Sylvester, Cheetah Ambassador
In April 2010, in the Lowveld area of Zimbabwe, a cheetah gave birth to five cubs. Sadly within two days, in a cruel act of nature, she and four of her cubs were fatally attacked by a male lion, something which is common between apex predators in the wild. The sole survivor was discovered by a game scout named Sylvester, who witnessed the event and the cub was named after him by Norman and Penny English who became his surrogate parents. Norman worked in National Parks and Wildlife Management for many years and now heads the anti-poaching unit in the Bubi Conservancy. Penny is a registered nurse and having both their experience was invaluable in the attempt to keep this young cheetah alive. At two days old, Sylvester still had his umbilical cord attached and unopened eyes.
Over the following six months the hard work and devotion from the English family was rewarded but it did not come easily. Feeding was complicated and Sylvester grew faster than his bones could grow but the struggle to find a suitable formula was assisted by the many cheetah experts who passed on information. In time a dietary plan that suited Sylvester was formulated and he began to respond.
As Sylvester was never destined to become a pet, and being a specially protected animal on the endangered species list, the Department of National Parks and Wildlife Management have naturally been involved from the outset with Sylvester’s welfare. A plan needed to be formulated for a future permanent home for Sylvester, and in this regard, the Victoria Falls Wildlife Trust (VFWT) became involved.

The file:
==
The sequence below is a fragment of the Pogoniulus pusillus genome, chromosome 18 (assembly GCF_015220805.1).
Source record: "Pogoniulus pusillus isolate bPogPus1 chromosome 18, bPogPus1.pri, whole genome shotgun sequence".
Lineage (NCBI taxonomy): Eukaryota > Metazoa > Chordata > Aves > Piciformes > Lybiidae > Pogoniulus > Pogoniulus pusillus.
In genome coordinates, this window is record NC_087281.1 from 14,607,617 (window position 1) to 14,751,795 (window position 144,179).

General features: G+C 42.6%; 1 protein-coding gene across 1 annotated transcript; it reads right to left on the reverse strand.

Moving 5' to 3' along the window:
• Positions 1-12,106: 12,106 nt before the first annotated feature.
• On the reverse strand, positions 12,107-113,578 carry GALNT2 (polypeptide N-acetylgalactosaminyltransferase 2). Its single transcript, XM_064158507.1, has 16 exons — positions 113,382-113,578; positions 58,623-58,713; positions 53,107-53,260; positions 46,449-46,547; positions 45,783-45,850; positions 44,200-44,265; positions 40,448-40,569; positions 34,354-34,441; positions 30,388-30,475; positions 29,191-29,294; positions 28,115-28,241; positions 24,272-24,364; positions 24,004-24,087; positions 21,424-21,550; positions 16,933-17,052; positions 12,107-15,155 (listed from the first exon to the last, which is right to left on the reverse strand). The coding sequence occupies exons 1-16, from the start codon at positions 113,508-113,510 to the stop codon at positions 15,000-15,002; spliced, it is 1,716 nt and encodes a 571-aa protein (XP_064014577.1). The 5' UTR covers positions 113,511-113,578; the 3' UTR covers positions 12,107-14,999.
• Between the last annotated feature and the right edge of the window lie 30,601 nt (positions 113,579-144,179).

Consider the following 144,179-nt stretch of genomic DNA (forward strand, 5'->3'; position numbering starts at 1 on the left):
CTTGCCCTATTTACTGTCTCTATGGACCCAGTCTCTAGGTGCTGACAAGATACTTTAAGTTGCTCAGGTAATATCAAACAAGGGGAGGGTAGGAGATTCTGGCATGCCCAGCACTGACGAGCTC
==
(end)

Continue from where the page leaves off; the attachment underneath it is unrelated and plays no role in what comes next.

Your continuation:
Despite numerous release attempts, cheetah, apparently, do not survive in the wild without experiencing the maternal care of a mother for the initial twenty-two months of their lives. The human imprints of upbringing in captivity are not conducive to a wild release with rehabilitated cheetah often coming into contact with human settlements and being seen as “problem “animals.
The Sanctuary that VFWT operates from has large areas of open vleis where a cheetah can exercise naturally and build up the speed for which they are renowned. With no large predators around and the support from his three carers who exercise him extensively and assist in nurturing this orphan, Sylvester has settled into his new life with vigour. Through our educational programme, Sylvester interacts with schoolchildren and guests who visit the Elephant Wallow during other activities. He will become an “ambassador” cheetah, interacting with the public to raise awareness of their peril as a species and the challenges they face being on the endangered species list.
The Wild Horizons Elephant Sanctuary and Orphanage has been a safe-haven to a myriad of orphaned and injured elephants since its conception in 1992. Whilst hand rearing these orphans we have come to understand that the best way to appreciate these magnificent creatures is to watch them living wildly and freely.
Janet (Born 1986)
Jake, Emily, Janet, Michael and Damiano came from the Zambezi valley cull. They were moved from Dombowire Game Park, Bindura to Braeside on November 24, 1998. A year later, Damiano, Jake and Michael came to The Elephant Camp on July 24, 1999. In 2000 Emily and Janet followed the boys to The Elephant Camp.
Janet is very quick to respond to commands and very intelligent. She is quite skittish and doesn’t like anything small running around her or any quick movements. Janet also doesn’t like having other females in her herd, and only accepts Emily.